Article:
fixing creaky stairs from above

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Hi folks, happy new year! I've got some creaky stairs and I'm struggling to figure out where I should be screwing them down to secure them.

I've put some screws in near the edges and also tried screwing so it goes through the tread and the riser but it doesn't seem to make much difference.

Could you folks please give me any pointers where best to screw them? There is no access from below, house is 1930s. I have a cartridge of pu glue if that would be better.

Cheers

Larry
 

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The problem is that to cure them you really do need to take the underdrawings off, retighten the wedges and (re)glue them as well as possibly reglueing the glue blocks - things you can't do from above. This shows the sort of thing you'll see if you view closed riser stairs from below:

Stair Wedges from Beneath.jpg


You can clearly see the wedges beneath the (softwood) treads and behind the (plywood) risers as well as one of the glue blocks. There are generally 3 or 4 glue blocks behind the riser/beneath the tread and these are rub glued so they can detach:

Stairs Glue Blocks .jpg


If you look aty how thin the risers are (often just 1/4 to 5/16in - 6 to 8mm - plywood, or maybe 1/2in - 12mm - softwood) and that they are often grooved into the underside of the tread above, and the back of the tread below (or simply nailed to the back edge as in the example I've posted), it stands to reason that trying to pull such thin stuff together isn't going to work that well.

PU glue might well expand, but it doesn't set rock hard, rather it is still a bit spongy, so by drilling and injecting it you might get a temporary fix, you might not. There are just no guarantees that it will work.

One of the few things I've found to work if the creaking is at the stringers is to drill and countersink a couple of screws at an angle into the ends of the treads near where they meet the stringers. This has the effect of pulling the tread down onto the wedge and into the stringer, but it isn't pretty. It can also leave you with a gap along the edge of the tread where it is housed into the stringer and can damage the connection between the riser and the tread where the glue blocks are, so only really suitable as a temp fix if the stairs are to be replaced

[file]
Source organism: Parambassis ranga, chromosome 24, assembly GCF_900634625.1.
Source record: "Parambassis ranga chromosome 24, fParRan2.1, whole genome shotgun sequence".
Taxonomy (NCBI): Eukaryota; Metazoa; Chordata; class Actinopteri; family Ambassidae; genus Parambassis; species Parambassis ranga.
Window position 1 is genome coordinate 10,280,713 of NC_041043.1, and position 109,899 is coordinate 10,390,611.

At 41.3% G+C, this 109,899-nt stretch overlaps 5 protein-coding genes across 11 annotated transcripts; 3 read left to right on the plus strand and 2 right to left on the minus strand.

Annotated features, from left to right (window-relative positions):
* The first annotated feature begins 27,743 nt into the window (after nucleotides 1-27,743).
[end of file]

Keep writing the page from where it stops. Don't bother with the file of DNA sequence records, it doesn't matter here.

I'm afraid that in this case the old saw that if a job is worth doing, it is worth doing well really does ring true
 
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Hi JobAndKnock, happy new year and thank you very much for your detailed and enlightening post.

I don't plan on replacing the stairs if I don't need to so I guess I'd need to bite the bullet and take off all the cladding and plasterboard etc to get to it. There's an understairs storage space we redecorated last year haha why didn't I think of the timing.

I take your point about doing a job properly, I took all the floorboards up on the landing, removed the nails and screwed then down and it's great that they a so much less noisy now, hoped to do the same for the stairs but maybe a little later in the year.

Thanks again for your help
Larry
 
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Maybe consider using MDF or hardboard for underdrawings when you reinstate? I've seen this a lot in older houses where there was evidence of lath and plaster underdrawings originally
 
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